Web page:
“For me, the hand is always there. Sometimes when I build things and want to reach a degree of perfection, I have to use computers to get closer to the result I want. But like the infinite, I never reach it. I continue because it is a practice, a meditation. I have to switch between consciousness and trying to be totally unconscious; in the transition from two-dimensional to three-dimensional, I have to turn myself off.” This cultivation of self-effacement, alongside his insistence upon the primacy of the hand’s imperfect physicality, registers in Nasseri’s impulse to give sculptural form to text – and, as we shall see, is performed as a conflation of mathematics and fantasy.


“When I look at my works I would say, I’m moving away from being accurate,” reflects Nasseri. “For example, One and One was about the real mathematics behind the construction of muqarnas. I wanted a looser approach to the language of mathematics, like – in making up things – in fantasy,” he continues. “I was always fascinated by storytelling, starting from a point, from stories based on facts, then taking it somewhere else and losing myself in it.” Altogether, Nasseri’s search for astronomical legibility, and his sculptural approach to text, performs the dream of a salience across these registers – of notational imagery that can read iconically, and of symbolic forms that bear material traces of what they point to.

This fantastical, performative quality of the artistic production raises an interesting question. How are we to envision the shape of a story in which the protagonist does not seem to want anything, other than to understand in ever-greater detail the methods by which others reach toward understanding? Here there is no fantasy that some epiphany, or the right action executed once, will free us from the endless labour required to maintain a body in time and space. Instead of a linear or heroic journey, we are confronted with a cyclical vision in which geological time looms large and human action barely registers within unfathomable distances. Nevertheless, the fantastical status of the artist’s potentially endless translations, intoxicatingly detailed as they are, affords us the opportunity to embody such shared hallucinations.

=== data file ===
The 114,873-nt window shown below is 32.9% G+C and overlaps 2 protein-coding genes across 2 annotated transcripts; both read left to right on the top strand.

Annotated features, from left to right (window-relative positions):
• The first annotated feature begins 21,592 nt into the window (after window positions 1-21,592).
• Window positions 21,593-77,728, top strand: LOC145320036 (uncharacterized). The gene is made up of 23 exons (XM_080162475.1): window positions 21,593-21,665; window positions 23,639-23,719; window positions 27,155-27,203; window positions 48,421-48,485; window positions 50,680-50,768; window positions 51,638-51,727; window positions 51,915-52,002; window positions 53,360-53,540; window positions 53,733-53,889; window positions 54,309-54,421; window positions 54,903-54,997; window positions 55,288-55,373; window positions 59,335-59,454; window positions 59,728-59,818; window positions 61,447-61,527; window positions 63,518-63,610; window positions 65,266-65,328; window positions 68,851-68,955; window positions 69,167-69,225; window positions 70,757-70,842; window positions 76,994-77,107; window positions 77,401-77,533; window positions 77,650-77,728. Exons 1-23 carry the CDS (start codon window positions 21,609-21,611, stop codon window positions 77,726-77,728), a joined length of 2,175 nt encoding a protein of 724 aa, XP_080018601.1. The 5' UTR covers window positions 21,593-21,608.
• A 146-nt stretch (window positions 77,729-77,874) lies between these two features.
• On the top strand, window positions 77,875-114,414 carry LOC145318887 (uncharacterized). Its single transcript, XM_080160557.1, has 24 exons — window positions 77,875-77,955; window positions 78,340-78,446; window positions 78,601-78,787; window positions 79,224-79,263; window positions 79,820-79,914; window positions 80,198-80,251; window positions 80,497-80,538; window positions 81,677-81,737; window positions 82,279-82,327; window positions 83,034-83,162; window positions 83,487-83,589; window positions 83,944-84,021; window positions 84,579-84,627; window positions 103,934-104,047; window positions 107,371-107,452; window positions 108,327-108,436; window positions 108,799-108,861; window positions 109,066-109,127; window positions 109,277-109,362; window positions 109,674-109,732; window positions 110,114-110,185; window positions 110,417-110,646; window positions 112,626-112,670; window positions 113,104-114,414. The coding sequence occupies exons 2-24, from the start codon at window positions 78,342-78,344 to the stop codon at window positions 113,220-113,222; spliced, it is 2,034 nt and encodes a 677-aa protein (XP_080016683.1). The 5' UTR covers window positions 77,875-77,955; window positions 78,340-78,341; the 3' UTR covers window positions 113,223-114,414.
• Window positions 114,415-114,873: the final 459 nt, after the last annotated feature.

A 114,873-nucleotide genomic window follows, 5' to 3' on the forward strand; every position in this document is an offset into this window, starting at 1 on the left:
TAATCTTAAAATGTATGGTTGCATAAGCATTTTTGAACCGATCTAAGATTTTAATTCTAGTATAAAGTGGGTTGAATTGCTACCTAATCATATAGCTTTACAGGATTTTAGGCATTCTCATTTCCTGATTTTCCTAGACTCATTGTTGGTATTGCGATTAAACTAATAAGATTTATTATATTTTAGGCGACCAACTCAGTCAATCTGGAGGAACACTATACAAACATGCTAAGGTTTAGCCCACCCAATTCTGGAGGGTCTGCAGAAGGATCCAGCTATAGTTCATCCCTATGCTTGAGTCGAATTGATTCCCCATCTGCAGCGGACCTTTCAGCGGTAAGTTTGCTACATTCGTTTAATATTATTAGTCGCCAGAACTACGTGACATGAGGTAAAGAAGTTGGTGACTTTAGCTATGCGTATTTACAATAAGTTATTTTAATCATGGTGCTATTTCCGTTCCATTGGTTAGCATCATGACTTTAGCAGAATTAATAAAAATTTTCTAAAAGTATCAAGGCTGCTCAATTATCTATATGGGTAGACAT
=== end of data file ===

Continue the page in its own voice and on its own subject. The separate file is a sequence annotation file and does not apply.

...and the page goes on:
Conversely, when we again suspend our belief in fantasy, the work’s performativity foregrounds the notational as such, shifting our attention away from knowing – and toward the process by which we seek to know. Here, we recognise the artist reaching toward answers as a gesture, not as a form of aspiration, thus bringing our attention to the affective intensities of the wish to know, communicate and understand.


Arguably, the exhibition’s most photogenic work is the installation Florenz-Bagdad, an arrangement of geometrically cut mirror fragments that resist coherent depiction within the two dimensions of a smartphone’s screen, and whose shimmering quality is a function of our movement through it. “I prefer to dream that burnished surfaces are a figuration and promise of the infinite,” writes Borges’s narrator – and in this case, at very least, the search for a cohesive sense of one’s body within the space could go on forever. “It’s based on the same mathematical principles as the triangles from the muqarnas drawings but it’s a fragmentation of the space,” explains Nasseri. “You have to put yourself in perspective, or at least you try to, but kind of miss out. It’s like you’re looking through the walls, which is really weird because it’s looking and not looking at the same time.”

Florenz-Bagdad – named in reference to Hans Belting’s book on Renaissance art and Arab science – achieves this effect by reorienting muqarnas (exemplary of Middle Eastern geometric abstraction) in a more typically European, anthropocentric fashion. “What I did is put the muqarnas, which are usually on the ceiling, in perspective, opposite to the viewer in the wall,” he continues. In this way, through geometric abstraction the work uses perspective – typically a means of rationalizing, structuring and delimiting space – in order to fragment it, as mirrors reflect mirrors.

One is thereby rendered unable to resolve a subject or object: here, the action toward recognition (of a coherently situated viewer and plausibly receding space) short circuits. As our eyes fail to fall upon an object, the action of cognition circles back to confront us, and we win the chance to enter into an endless regress in which the one who sees rests, eyes open. One sees oneself, and keeps looking past oneself. This immersive correlation to Nasseri’s elsewhere-notational abstractions of endlessness renders a kind of shared failure – bringing together diverse pairs of eyes by synthesizing vastly different logics for envisioning space – and may be the greatest among the exhibition’s many generosities.

All the Letters in All the Stars continues at the Maraya Art Centre until 5 April.